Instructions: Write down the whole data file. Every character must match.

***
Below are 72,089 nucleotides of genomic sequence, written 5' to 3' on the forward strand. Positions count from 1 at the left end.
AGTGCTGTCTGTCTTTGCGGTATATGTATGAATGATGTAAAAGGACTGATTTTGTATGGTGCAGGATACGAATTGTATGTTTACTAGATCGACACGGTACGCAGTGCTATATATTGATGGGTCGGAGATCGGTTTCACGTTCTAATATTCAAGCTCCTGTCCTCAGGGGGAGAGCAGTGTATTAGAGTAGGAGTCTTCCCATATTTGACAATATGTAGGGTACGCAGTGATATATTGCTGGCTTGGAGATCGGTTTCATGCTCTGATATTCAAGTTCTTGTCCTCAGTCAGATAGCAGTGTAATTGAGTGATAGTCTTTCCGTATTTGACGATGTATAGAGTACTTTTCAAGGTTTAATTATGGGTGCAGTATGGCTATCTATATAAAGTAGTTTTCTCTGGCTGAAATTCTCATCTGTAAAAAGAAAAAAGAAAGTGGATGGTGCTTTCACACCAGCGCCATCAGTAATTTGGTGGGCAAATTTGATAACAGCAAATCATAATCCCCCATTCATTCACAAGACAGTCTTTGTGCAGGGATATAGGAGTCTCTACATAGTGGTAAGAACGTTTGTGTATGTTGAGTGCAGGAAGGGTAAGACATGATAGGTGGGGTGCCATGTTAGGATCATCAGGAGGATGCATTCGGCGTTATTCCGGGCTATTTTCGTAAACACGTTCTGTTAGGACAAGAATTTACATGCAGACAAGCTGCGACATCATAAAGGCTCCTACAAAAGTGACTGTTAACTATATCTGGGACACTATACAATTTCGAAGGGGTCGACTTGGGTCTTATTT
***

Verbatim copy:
Below are 72,089 nucleotides of genomic sequence, written 5' to 3' on the forward strand. Positions count from 1 at the left end.
AGTGCTGTCTGTCTTTGCGGTATATGTATGAATGATGTAAAAGGACTGATTTTGTATGGTGCAGGATACGAATTGTATGTTTACTAGATCGACACGGTACGCAGTGCTATATATTGATGGGTCGGAGATCGGTTTCACGTTCTAATATTCAAGCTCCTGTCCTCAGGGGGAGAGCAGTGTATTAGAGTAGGAGTCTTCCCATATTTGACAATATGTAGGGTACGCAGTGATATATTGCTGGCTTGGAGATCGGTTTCATGCTCTGATATTCAAGTTCTTGTCCTCAGTCAGATAGCAGTGTAATTGAGTGATAGTCTTTCCGTATTTGACGATGTATAGAGTACTTTTCAAGGTTTAATTATGGGTGCAGTATGGCTATCTATATAAAGTAGTTTTCTCTGGCTGAAATTCTCATCTGTAAAAAGAAAAAAGAAAGTGGATGGTGCTTTCACACCAGCGCCATCAGTAATTTGGTGGGCAAATTTGATAACAGCAAATCATAATCCCCCATTCATTCACAAGACAGTCTTTGTGCAGGGATATAGGAGTCTCTACATAGTGGTAAGAACGTTTGTGTATGTTGAGTGCAGGAAGGGTAAGACATGATAGGTGGGGTGCCATGTTAGGATCATCAGGAGGATGCATTCGGCGTTATTCCGGGCTATTTTCGTAAACACGTTCTGTTAGGACAAGAATTTACATGCAGACAAGCTGCGACATCATAAAGGCTCCTACAAAAGTGACTGTTAACTATATCTGGGACACTATACAATTTCGAAGGGGTCGACTTGGGTCTTATTT